15 December 2017


I have recently celebrated my 32nd birthday. I don’t feel old at all – thankfully all my joints are in working order, my memory is functioning well and my hair is still predominantly black (although, if I am honest, the odd flash of silver is making an appearance). However, one thing that is sure to make me feel ancient is when I look back to my childhood and adolescence and consider the vast changes that have taken place in the world of technology.

When I was about ten years old my dad invested in a full set of the Encyclopedia Britannica. We actually had to purchase a new bookshelf to house the numerous tomes and they took pride of place in our home for years. The encyclopedias were of great benefit to my sisters and I as we researched information for school projects and studied for exams. Many of you will remember the process that had to be undertaken in order to extract the information from these books. Firstly the reference book had to be found and the subject title had to be located in the alphabetised list. When this was discovered the book number, page number, column number and finally paragraph number were offered and (after a lot of counting) you could find the snippet of information you were seeking. We thought it was ingenious and so handy! Nowadays we simply Google it.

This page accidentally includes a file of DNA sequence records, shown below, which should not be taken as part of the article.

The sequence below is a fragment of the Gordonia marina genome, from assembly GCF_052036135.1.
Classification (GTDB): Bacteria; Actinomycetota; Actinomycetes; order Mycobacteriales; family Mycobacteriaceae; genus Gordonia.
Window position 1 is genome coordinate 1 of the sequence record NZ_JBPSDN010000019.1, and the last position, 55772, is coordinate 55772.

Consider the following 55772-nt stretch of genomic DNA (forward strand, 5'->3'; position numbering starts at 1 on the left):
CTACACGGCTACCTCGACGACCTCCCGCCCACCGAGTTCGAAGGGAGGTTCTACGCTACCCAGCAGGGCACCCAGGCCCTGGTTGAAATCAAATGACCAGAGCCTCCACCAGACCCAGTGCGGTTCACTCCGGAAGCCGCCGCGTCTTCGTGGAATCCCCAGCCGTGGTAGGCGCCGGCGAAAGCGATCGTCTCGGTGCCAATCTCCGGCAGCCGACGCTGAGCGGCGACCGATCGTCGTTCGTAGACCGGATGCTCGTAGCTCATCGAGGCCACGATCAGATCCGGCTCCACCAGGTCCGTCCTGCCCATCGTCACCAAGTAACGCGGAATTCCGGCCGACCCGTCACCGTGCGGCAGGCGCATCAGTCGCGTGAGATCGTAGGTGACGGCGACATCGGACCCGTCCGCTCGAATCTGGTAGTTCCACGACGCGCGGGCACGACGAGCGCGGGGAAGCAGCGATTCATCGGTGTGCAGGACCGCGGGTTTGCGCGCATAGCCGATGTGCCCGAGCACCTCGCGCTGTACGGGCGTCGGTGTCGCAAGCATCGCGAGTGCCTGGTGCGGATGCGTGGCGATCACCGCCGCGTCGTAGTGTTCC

Or, in my free time if I wanted to play a computer game I had to pop a cassette into my Commodore 64 and wait anywhere between 15 minutes and half an hour for the game to load – all I was entertained by in that time was a screen full of colourful flashing lines and the noisy squeals and whistles of the information transferring. Often, after a ridiculous amount of time, the computer would simply display the word “error” and I would have to decide whether to start again or take the time to find out if the Encyclopedia Britannica could tell me what I was doing wrong!

In such a short space of time the Internet has transformed our world. The way we learn, the way we bank, the way we do business and even the way we form and retain friendships have all been affected by the World Wide Web. I only have to post a few words on Facebook and, in a matter of minutes, can receive a myriad of responses from friends all around the world. It is so easy to share information globally. With all this newer, faster, efficient technology comes great responsibility. There is no doubt the Internet has been abused, particularly when we ponder the amount of pornography, cyber bullying or fraud that takes place via the Web. However, I believe that when used appropriately, the Internet affords us a great opportunity to make a difference in our world and affect some change in situations where we would otherwise have no voice. One great example of this is the KONY 2012 campaign. Consider this with me…

If you have taken five minutes to look at a Facebook account over the last few months you will certainly be familiar with the KONY 2012 campaign. Using the networking power offered by the way Facebook functions (you share information with your friends and they share with their friends etc) Jason Russell, working in conjunction with the charity ‘Invisible Children’, has shared his 30-minute film with people all over the world. The film made national news a few weeks ago as it became the most viral video in history, topping 100 million views.